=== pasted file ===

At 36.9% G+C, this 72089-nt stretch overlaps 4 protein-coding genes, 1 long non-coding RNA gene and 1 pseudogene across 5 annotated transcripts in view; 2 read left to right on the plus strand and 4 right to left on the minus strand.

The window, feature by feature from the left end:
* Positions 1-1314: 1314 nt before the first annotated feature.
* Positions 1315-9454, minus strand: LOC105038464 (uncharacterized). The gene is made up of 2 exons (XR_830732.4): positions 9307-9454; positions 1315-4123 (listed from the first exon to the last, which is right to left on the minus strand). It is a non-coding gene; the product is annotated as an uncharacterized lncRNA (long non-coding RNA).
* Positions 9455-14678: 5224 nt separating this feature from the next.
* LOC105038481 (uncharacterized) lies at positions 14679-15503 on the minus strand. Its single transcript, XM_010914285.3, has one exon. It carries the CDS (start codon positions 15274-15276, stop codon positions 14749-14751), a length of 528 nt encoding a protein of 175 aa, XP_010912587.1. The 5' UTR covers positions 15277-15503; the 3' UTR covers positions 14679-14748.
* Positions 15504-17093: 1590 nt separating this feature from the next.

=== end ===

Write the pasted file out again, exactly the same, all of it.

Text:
At 36.9% G+C, this 72089-nt stretch overlaps 4 protein-coding genes, 1 long non-coding RNA gene and 1 pseudogene across 5 annotated transcripts in view; 2 read left to right on the plus strand and 4 right to left on the minus strand.

The window, feature by feature from the left end:
* Positions 1-1314: 1314 nt before the first annotated feature.
* Positions 1315-9454, minus strand: LOC105038464 (uncharacterized). The gene is made up of 2 exons (XR_830732.4): positions 9307-9454; positions 1315-4123 (listed from the first exon to the last, which is right to left on the minus strand). It is a non-coding gene; the product is annotated as an uncharacterized lncRNA (long non-coding RNA).
* Positions 9455-14678: 5224 nt separating this feature from the next.
* LOC105038481 (uncharacterized) lies at positions 14679-15503 on the minus strand. Its single transcript, XM_010914285.3, has one exon. It carries the CDS (start codon positions 15274-15276, stop codon positions 14749-14751), a length of 528 nt encoding a protein of 175 aa, XP_010912587.1. The 5' UTR covers positions 15277-15503; the 3' UTR covers positions 14679-14748.
* Positions 15504-17093: 1590 nt separating this feature from the next.